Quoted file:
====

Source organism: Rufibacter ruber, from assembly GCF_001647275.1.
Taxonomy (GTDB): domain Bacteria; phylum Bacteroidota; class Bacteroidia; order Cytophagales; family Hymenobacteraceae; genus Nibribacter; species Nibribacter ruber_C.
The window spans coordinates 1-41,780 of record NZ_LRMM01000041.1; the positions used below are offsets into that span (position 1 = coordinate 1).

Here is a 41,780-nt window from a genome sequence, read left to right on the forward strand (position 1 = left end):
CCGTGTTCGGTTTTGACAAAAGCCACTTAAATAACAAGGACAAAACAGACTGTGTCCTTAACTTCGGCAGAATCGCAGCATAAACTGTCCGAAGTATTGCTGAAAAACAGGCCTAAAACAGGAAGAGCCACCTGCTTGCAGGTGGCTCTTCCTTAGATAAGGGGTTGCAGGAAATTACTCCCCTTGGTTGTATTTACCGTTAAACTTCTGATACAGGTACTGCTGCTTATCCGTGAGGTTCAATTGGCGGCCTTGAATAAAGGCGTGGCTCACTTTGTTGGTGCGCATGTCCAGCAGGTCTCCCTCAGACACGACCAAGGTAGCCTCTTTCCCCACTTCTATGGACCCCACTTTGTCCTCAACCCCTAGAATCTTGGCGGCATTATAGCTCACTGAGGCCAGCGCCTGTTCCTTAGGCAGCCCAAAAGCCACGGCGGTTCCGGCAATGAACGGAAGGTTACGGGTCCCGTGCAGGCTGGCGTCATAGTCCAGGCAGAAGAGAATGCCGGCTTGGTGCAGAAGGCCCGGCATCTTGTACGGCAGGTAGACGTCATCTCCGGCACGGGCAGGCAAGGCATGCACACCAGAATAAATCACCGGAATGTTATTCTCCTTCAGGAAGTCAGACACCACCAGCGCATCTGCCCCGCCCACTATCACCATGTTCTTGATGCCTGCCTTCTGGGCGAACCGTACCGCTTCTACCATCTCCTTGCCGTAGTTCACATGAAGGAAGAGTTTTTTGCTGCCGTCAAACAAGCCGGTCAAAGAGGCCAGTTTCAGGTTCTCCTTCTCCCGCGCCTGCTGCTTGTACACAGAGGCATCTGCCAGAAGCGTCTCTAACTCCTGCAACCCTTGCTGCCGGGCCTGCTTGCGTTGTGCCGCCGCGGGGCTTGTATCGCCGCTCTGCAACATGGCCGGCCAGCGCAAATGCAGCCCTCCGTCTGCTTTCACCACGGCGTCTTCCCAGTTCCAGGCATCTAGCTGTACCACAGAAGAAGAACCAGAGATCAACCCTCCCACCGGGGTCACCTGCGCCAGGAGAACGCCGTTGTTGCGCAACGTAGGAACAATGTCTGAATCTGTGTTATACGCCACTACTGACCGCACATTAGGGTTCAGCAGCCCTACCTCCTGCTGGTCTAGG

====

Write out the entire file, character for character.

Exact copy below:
Source organism: Rufibacter ruber, from assembly GCF_001647275.1.
Taxonomy (GTDB): domain Bacteria; phylum Bacteroidota; class Bacteroidia; order Cytophagales; family Hymenobacteraceae; genus Nibribacter; species Nibribacter ruber_C.
The window spans coordinates 1-41,780 of record NZ_LRMM01000041.1; the positions used below are offsets into that span (position 1 = coordinate 1).

Here is a 41,780-nt window from a genome sequence, read left to right on the forward strand (position 1 = left end):
CCGTGTTCGGTTTTGACAAAAGCCACTTAAATAACAAGGACAAAACAGACTGTGTCCTTAACTTCGGCAGAATCGCAGCATAAACTGTCCGAAGTATTGCTGAAAAACAGGCCTAAAACAGGAAGAGCCACCTGCTTGCAGGTGGCTCTTCCTTAGATAAGGGGTTGCAGGAAATTACTCCCCTTGGTTGTATTTACCGTTAAACTTCTGATACAGGTACTGCTGCTTATCCGTGAGGTTCAATTGGCGGCCTTGAATAAAGGCGTGGCTCACTTTGTTGGTGCGCATGTCCAGCAGGTCTCCCTCAGACACGACCAAGGTAGCCTCTTTCCCCACTTCTATGGACCCCACTTTGTCCTCAACCCCTAGAATCTTGGCGGCATTATAGCTCACTGAGGCCAGCGCCTGTTCCTTAGGCAGCCCAAAAGCCACGGCGGTTCCGGCAATGAACGGAAGGTTACGGGTCCCGTGCAGGCTGGCGTCATAGTCCAGGCAGAAGAGAATGCCGGCTTGGTGCAGAAGGCCCGGCATCTTGTACGGCAGGTAGACGTCATCTCCGGCACGGGCAGGCAAGGCATGCACACCAGAATAAATCACCGGAATGTTATTCTCCTTCAGGAAGTCAGACACCACCAGCGCATCTGCCCCGCCCACTATCACCATGTTCTTGATGCCTGCCTTCTGGGCGAACCGTACCGCTTCTACCATCTCCTTGCCGTAGTTCACATGAAGGAAGAGTTTTTTGCTGCCGTCAAACAAGCCGGTCAAAGAGGCCAGTTTCAGGTTCTCCTTCTCCCGCGCCTGCTGCTTGTACACAGAGGCATCTGCCAGAAGCGTCTCTAACTCCTGCAACCCTTGCTGCCGGGCCTGCTTGCGTTGTGCCGCCGCGGGGCTTGTATCGCCGCTCTGCAACATGGCCGGCCAGCGCAAATGCAGCCCTCCGTCTGCTTTCACCACGGCGTCTTCCCAGTTCCAGGCATCTAGCTGTACCACAGAAGAAGAACCAGAGATCAACCCTCCCACCGGGGTCACCTGCGCCAGGAGAACGCCGTTGTTGCGCAACGTAGGAACAATGTCTGAATCTGTGTTATACGCCACTACTGACCGCACATTAGGGTTCAGCAGCCCTACCTCCTGCTGGTCTAGG